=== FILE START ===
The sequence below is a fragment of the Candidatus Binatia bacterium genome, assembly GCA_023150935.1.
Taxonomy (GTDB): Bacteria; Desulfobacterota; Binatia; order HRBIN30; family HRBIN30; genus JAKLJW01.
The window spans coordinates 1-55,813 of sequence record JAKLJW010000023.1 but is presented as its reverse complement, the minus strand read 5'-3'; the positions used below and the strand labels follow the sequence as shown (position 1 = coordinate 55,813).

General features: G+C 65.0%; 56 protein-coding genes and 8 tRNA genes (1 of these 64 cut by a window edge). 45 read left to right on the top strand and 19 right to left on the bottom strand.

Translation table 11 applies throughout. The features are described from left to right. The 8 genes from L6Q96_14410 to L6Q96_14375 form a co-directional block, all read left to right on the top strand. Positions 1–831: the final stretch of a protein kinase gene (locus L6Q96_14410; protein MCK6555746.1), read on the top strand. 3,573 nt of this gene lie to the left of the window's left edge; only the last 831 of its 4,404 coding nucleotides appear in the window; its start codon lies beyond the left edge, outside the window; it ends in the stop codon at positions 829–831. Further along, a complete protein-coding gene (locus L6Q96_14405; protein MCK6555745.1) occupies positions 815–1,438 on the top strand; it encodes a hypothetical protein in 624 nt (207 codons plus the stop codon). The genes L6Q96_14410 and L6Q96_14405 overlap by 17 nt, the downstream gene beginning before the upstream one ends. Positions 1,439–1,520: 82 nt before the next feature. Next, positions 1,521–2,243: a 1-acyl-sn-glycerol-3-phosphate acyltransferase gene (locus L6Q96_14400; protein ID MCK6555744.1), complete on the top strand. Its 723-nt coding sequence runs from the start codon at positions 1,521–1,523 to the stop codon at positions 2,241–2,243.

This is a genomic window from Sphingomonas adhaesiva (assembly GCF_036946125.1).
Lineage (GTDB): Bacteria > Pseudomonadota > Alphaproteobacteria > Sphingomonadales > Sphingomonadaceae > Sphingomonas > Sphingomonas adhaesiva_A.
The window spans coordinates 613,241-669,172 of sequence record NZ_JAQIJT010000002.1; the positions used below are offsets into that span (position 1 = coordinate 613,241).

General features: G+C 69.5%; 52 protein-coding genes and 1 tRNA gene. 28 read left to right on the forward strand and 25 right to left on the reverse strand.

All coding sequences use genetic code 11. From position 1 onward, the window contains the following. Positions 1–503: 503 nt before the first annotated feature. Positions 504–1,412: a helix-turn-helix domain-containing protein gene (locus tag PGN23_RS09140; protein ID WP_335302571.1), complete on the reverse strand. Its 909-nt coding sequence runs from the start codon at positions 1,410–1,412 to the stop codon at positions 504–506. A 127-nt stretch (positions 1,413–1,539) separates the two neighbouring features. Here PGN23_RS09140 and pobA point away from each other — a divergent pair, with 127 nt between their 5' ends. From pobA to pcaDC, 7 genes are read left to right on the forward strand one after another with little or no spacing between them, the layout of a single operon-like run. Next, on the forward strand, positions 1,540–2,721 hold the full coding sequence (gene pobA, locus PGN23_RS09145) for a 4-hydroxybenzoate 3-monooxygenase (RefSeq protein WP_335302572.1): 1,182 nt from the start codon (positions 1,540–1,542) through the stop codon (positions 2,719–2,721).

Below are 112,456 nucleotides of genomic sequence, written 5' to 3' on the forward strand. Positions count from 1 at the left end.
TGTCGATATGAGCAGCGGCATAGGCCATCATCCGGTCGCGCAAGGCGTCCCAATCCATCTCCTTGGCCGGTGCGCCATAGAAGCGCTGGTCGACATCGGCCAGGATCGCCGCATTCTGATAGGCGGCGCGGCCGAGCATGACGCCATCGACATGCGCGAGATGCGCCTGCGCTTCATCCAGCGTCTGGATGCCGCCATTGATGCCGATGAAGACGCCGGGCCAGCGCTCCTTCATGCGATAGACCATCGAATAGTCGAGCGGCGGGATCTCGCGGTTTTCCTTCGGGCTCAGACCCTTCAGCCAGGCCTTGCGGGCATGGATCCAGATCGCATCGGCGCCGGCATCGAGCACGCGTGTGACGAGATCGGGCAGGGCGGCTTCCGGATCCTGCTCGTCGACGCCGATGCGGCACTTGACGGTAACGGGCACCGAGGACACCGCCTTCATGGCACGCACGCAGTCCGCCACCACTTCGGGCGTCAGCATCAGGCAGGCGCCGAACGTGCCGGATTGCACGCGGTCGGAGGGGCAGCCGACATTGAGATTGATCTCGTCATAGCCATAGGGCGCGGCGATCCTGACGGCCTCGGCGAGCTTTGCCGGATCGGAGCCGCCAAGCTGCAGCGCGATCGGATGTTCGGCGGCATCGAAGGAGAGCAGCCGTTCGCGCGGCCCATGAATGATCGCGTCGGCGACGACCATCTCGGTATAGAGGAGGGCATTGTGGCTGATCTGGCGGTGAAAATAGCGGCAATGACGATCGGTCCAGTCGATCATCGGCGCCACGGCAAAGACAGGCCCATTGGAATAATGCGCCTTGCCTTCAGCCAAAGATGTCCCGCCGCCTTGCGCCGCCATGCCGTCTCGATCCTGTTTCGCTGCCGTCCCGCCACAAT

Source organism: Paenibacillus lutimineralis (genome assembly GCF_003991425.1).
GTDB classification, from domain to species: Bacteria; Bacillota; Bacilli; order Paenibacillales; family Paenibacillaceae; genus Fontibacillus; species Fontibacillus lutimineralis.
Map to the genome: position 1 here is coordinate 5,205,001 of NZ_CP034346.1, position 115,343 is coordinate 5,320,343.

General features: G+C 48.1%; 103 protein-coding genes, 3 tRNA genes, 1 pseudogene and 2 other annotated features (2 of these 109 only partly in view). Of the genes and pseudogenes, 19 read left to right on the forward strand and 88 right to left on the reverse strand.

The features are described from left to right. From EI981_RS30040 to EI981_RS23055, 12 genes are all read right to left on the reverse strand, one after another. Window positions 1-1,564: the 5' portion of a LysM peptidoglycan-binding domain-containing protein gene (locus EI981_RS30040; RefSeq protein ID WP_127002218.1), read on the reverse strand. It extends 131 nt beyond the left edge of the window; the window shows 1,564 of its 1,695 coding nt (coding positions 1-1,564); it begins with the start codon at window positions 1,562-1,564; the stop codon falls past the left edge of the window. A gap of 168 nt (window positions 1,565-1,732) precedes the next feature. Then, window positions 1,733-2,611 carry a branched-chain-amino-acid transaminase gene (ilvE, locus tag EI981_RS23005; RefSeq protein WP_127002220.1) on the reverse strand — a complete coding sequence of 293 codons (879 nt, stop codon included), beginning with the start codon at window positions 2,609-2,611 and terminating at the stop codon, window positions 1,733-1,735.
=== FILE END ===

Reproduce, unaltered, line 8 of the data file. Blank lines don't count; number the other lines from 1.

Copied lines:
The window spans coordinates 613,241-669,172 of sequence record NZ_JAQIJT010000002.1; the positions used below are offsets into that span (position 1 = coordinate 613,241).